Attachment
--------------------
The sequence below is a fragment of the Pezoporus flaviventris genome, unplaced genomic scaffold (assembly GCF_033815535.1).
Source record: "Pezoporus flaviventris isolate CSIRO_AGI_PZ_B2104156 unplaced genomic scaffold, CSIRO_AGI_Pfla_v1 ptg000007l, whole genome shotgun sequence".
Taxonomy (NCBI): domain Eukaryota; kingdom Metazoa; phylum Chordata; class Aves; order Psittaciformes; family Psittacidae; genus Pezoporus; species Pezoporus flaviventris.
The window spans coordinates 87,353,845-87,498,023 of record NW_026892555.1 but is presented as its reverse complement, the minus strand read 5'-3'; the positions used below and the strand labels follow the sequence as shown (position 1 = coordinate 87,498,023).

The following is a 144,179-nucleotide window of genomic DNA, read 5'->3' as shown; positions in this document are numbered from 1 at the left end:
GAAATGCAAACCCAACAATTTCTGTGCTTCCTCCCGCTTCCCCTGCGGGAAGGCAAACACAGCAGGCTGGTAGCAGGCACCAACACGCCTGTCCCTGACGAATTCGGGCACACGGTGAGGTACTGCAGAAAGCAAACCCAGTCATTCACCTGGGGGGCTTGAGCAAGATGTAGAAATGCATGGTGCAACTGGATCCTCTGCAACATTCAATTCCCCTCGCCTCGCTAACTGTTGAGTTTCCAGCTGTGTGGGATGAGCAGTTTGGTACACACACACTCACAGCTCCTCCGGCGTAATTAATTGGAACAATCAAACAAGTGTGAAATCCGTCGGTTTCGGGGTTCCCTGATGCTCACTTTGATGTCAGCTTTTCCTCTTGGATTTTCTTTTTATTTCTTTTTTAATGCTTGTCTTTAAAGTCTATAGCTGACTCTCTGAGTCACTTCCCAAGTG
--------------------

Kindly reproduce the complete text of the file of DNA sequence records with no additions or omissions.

The sequence below is a fragment of the Pezoporus flaviventris genome, unplaced genomic scaffold (assembly GCF_033815535.1).
Source record: "Pezoporus flaviventris isolate CSIRO_AGI_PZ_B2104156 unplaced genomic scaffold, CSIRO_AGI_Pfla_v1 ptg000007l, whole genome shotgun sequence".
Taxonomy (NCBI): domain Eukaryota; kingdom Metazoa; phylum Chordata; class Aves; order Psittaciformes; family Psittacidae; genus Pezoporus; species Pezoporus flaviventris.
The window spans coordinates 87,353,845-87,498,023 of record NW_026892555.1 but is presented as its reverse complement, the minus strand read 5'-3'; the positions used below and the strand labels follow the sequence as shown (position 1 = coordinate 87,498,023).

The following is a 144,179-nucleotide window of genomic DNA, read 5'->3' as shown; positions in this document are numbered from 1 at the left end:
GAAATGCAAACCCAACAATTTCTGTGCTTCCTCCCGCTTCCCCTGCGGGAAGGCAAACACAGCAGGCTGGTAGCAGGCACCAACACGCCTGTCCCTGACGAATTCGGGCACACGGTGAGGTACTGCAGAAAGCAAACCCAGTCATTCACCTGGGGGGCTTGAGCAAGATGTAGAAATGCATGGTGCAACTGGATCCTCTGCAACATTCAATTCCCCTCGCCTCGCTAACTGTTGAGTTTCCAGCTGTGTGGGATGAGCAGTTTGGTACACACACACTCACAGCTCCTCCGGCGTAATTAATTGGAACAATCAAACAAGTGTGAAATCCGTCGGTTTCGGGGTTCCCTGATGCTCACTTTGATGTCAGCTTTTCCTCTTGGATTTTCTTTTTATTTCTTTTTTAATGCTTGTCTTTAAAGTCTATAGCTGACTCTCTGAGTCACTTCCCAAGTG